Dustin Rivers was sitting at home playing Call of Duty: Modern Warfare 2 on North Vancouver's Squamish reserve Nov. 3 when a knock came at the door.
His father came upstairs and gave him a business card reading "Joint Intelligence Group" and said there were two men at the door who wanted to talk to him.
Rivers knew this was coming. An activist of mixed Squamish and Kwakwaka'wakw heritage, he's an outspoken writer and artist and the mind behind "Liberated Yet," a blog that chronicles behind-the-scenes issues pertaining to the Squamish Nation.
He had heard about intelligence officials visiting perceived Olympic threats door to door and had a feeling they might come by soon.
Rivers went down to greet the men. There, standing at the door, were Cst. Kirk Rattray, an Intelligence Investigator with the Integrated Security Unit, a joint operation that's overseeing security during the 2010 Olympic and Paralympic Games. With him was Jordan McLellan, also an Intelligence Investigator.
First the investigators offered him sweetgrass as a gesture of kindness. The offering made no sense to Rivers because, according to him, the Squamish Nation doesn't even grow the stuff.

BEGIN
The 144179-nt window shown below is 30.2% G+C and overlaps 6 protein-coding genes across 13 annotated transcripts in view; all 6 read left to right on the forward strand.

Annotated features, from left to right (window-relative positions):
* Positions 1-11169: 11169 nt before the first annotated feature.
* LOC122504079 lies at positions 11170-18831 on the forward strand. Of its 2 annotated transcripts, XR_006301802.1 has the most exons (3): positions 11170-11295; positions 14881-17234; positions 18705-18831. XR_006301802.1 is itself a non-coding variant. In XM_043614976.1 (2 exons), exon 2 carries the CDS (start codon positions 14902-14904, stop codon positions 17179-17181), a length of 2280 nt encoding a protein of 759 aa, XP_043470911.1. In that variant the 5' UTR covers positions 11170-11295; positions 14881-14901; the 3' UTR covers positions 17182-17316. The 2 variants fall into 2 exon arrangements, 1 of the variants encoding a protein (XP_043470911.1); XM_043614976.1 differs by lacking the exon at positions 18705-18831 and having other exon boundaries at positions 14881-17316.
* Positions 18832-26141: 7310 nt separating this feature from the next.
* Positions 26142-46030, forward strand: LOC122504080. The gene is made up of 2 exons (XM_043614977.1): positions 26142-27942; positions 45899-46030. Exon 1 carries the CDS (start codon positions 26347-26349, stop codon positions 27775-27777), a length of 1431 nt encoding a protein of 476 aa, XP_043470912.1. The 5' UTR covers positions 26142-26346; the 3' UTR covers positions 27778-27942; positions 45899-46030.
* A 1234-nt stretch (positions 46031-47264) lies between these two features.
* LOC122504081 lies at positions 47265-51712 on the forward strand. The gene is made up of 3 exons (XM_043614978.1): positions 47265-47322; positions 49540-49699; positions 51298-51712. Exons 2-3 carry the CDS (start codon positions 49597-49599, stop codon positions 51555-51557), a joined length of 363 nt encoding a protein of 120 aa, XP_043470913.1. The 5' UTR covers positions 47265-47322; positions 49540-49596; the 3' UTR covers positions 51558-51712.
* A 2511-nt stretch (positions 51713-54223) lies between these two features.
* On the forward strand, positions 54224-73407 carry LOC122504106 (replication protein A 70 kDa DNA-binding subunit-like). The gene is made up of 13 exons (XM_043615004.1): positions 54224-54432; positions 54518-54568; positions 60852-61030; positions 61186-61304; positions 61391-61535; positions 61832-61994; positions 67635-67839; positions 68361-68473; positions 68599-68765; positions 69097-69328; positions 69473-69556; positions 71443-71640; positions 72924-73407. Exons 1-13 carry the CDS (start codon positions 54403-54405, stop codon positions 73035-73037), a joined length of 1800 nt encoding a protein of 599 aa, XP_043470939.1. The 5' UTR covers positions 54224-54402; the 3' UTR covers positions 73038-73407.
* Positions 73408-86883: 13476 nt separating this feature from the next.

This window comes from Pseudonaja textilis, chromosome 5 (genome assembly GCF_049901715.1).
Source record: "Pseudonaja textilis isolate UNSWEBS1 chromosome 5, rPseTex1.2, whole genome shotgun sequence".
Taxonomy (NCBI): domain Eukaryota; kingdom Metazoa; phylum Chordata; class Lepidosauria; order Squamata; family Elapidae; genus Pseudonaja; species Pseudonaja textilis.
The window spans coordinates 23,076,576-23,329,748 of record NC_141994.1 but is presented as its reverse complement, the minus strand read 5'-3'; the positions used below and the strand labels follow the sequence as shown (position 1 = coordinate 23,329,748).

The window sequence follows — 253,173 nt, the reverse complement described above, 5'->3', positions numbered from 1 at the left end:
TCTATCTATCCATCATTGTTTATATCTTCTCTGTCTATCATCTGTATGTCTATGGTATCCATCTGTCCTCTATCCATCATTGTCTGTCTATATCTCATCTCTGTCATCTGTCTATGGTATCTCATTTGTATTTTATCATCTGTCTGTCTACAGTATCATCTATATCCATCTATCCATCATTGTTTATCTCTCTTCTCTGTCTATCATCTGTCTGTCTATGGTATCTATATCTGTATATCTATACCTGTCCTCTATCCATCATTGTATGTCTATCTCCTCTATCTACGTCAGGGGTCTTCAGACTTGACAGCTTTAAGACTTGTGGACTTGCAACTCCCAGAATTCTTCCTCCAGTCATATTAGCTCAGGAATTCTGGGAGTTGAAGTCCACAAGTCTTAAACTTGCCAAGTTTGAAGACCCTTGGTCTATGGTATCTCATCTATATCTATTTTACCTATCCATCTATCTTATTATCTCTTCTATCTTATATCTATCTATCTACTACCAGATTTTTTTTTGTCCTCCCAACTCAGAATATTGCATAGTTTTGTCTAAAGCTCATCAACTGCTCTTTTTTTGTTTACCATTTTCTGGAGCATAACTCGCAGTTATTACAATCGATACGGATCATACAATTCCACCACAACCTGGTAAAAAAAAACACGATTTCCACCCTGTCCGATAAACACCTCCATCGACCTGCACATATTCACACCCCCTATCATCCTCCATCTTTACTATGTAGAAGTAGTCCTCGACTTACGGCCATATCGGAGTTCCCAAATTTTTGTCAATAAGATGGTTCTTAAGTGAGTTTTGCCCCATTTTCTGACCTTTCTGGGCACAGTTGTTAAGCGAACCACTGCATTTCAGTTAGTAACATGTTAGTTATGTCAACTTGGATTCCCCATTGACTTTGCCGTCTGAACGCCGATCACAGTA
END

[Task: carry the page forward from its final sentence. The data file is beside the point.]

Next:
Then the questions began.
"They asked me about what my intentions were during the Olympics in terms of protesting activities," he said in an interview. "They asked me what I thought about the Four Host First Nations and their involvement with the Olympics. They asked me about my involvment with the Native Youth Movement and the Warriors' Society."
Rivers had previously posted an image of the Native Warrior Society on his blog after members stole the Olympic flag from Vancouver City Hall. He then wrote that "Our children must know that some collaborated, and others resisted. No Olympics on Stolen Land!"
The investigators then asked him if he knew if anyone would get hurt as a result of protest activity, and whether he would help them and report to them if he knew of it happening.
Rivers didn't answer the question but the investigators persisted. He said the third time they asked him the question began to shift.
"At first it was if somebody gets hurt," he said. "They were kind of hounding me on it, do you want people to get hurt? Are you in support of hurting people?"
Finally the investigators asked whether he would help the ISU in case any property got damaged.
Eventually the questions turned to his own involvement in protest during the 2010 Games, and to that he couldn't give a definitive answer because he's not sure yet.
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